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Jewish World Review August 20, 2001 / 1 Elul, 5761

Ben Wattenberg

Ben Wattenberg
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Not a comparison -- THIS is not a straight-up comparison. President Clinton is in private life. The first six months of President Bush's term is history. The Congress is in recess. It is probably time to look at the scoreboard. Clinton, it's said by some, was a political genius, and a brilliant man. Too bad he had moral failings, but he did great things for America.

Bush, it's said by others, is sort of a dim bulb, occupying an important chair, barely, surrounded by his father's friends, who tell him what to do and when to do it.

My opinion of Clinton is mixed. I think he has been politically over-rated. He never won a majority of the votes in America. He ran against George H. W. Bush in 1992 and Robert Dole in 1996, high among the two worst political campaigns in the history of the world. Clinton was helped enormously by the third-party candidacy of the little man who not many folks talk about the days: Ross Perot.

Coattails? The Democrats lost scores of Congressional seats during Clinton's presidential terms. And he was always in my recreation room, talking, talking, talking. Talking.

But his slogan "end welfare as we know it" was brilliant and proper. Rhetoric has power. Clinton used it periodically. Without a Democratic nominee pushing that language such powerful legislation probably never would have transpired. The same can be said of Clinton's fight for North American Free Trade Association (NAFTA). A majority of Democrats opposed both bills. Clinton also gets partial credit for "moving the party to the center." But he never accomplished it in the muscular way Prime Minister Tony Blair did in the United Kingdom. In any event, something tells me that's not what Clinton will be remembered for.

Clinton is cashing in on his presidency; that's now the way things are done. But what about Bush? He said he'd set a new tone in Washington, and he has. Fairly high poll ratings in an economically difficult time would seem to bear that out. He pushed and passed a big tax cut. Pundits notwithstanding, voters seem to like those cute green checks, even though the idea was once labeled "DOA" when it arrived at Congress. His education and faith-based initiatives are moving ahead, albeit slowly.

Every new President, especially those who come from the governor's ranks without a stopover in Congress, has a steep learning curve. Bush is on that curve and seems to be mounting it steadily. Even the Europeans, who are aghast that an American President would deign to have an American foreign policy, have noticed (although some of Bush's policies are beginning to resemble some of Clinton's).

Bush said what he'd do, and with some exceptions, he's done what he said he would do. He thought long and hard about his speech on stem cells, his first directly to the nation. He made up his own mind, somewhat contrary to an earlier position. Most of his supporters have given him a pass on it. He says it was a nonpolitical decision, and I believe him, perhaps because I happen to agree with him, perhaps because he doesn't seem to lie.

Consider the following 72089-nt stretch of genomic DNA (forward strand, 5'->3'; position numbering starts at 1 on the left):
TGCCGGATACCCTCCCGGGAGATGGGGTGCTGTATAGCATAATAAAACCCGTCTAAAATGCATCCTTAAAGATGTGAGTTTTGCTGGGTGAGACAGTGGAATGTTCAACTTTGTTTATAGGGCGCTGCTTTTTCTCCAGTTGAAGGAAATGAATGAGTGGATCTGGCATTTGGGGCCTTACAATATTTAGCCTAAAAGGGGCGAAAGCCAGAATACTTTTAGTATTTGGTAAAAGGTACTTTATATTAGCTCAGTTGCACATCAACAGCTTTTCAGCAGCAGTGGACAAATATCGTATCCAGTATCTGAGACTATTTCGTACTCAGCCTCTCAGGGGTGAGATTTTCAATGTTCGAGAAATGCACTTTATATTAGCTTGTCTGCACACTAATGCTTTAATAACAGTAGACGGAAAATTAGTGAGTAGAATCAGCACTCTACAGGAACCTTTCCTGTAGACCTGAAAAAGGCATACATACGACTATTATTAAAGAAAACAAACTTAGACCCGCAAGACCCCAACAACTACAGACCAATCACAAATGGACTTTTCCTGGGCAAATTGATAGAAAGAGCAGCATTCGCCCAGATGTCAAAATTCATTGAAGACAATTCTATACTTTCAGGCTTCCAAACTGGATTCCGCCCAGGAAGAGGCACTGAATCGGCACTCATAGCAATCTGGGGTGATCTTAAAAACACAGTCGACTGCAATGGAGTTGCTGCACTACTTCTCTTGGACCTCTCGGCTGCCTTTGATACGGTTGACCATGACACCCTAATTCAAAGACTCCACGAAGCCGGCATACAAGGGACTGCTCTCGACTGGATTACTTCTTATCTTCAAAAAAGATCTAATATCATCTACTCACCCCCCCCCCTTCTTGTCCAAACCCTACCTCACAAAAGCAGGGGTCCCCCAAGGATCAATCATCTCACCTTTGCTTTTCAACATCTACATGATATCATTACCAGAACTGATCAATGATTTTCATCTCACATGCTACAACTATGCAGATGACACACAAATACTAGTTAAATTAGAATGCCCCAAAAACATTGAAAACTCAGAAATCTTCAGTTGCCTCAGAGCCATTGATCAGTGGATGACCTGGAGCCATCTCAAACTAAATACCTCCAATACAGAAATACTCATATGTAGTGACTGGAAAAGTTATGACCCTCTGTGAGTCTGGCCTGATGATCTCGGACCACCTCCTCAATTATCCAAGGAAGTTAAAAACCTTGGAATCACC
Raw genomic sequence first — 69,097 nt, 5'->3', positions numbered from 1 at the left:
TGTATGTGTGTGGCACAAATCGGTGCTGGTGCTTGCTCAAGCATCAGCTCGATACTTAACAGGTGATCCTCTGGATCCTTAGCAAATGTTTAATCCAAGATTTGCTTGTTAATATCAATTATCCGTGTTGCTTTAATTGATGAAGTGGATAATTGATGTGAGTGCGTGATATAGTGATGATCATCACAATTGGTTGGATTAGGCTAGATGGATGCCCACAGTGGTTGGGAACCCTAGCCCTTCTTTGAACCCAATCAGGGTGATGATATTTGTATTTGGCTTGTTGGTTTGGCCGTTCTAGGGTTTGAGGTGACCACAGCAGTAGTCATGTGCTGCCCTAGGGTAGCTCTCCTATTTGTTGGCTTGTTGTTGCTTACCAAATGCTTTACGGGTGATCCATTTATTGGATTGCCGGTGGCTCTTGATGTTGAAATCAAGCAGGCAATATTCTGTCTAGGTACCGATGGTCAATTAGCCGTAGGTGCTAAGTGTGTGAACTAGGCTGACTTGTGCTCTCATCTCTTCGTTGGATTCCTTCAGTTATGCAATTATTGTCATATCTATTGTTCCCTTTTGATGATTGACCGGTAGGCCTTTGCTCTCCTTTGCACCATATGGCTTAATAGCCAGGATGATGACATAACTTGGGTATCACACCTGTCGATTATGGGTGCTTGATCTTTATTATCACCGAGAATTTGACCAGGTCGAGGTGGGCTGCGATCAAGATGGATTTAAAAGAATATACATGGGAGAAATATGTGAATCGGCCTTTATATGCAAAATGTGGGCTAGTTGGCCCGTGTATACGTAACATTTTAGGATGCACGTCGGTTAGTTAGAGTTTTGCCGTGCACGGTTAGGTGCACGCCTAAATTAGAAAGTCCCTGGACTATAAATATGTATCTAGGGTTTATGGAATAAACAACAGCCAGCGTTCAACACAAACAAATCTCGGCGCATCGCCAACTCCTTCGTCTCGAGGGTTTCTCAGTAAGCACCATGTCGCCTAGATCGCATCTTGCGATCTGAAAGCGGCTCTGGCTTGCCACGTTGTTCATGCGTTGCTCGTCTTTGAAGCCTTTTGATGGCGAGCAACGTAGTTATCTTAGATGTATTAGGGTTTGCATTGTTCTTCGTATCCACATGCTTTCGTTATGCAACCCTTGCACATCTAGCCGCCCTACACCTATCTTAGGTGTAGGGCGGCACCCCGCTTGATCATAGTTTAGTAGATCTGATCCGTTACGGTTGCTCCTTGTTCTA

It was an impressive talk, but not one of those soaring songs of brilliant melodies. Bush was clearly nervous, which lent further heft to his credibility. He explained the problem, he gave his reasons, he rendered his decision, he said God Bless America and went back to his ranch. Elapsed time: 11 minutes.

Don't worry; it's going to be a long argument. Perhaps even as long as the forthcoming one on partial privatization of Social Security, which may prove to be even more important before all is said and done.

Bush gets high grades on one of the key jobs of a chief executive: getting Americans talking together and civilly, even on issues that may not be solved until long after that president has left office.

It is almost entirely ridiculous to talk about the 2004 presidential contest now. Most anything can happen. Remember Clinton after the first half of his first year? But the Great Mentioners in Washington are already Mentioning. The Democratic horses in the 2004 Sweepstakes stables are already prancing: John Kerrey, D-Mass., John Edwards, D-N.C., Tom Daschle, D-S.D., and Joe Lieberman, D-Conn., -- with a Lieberman caveat that he will run only if Al Gore decides not to. (Who's Gore?)

Meanwhile, there is another possibility. Bush is doing very nicely. We may have another two-term president.

Ben Wattenberg is a senior fellow at the American Enterprise Institute and moderator of PBS's "Think Tank" is the author, most recently, of The First Measured Century: An Illustrated Guide to Trends in America 1900-2000 (paperback) and (hardcover). You may comment by clicking here.

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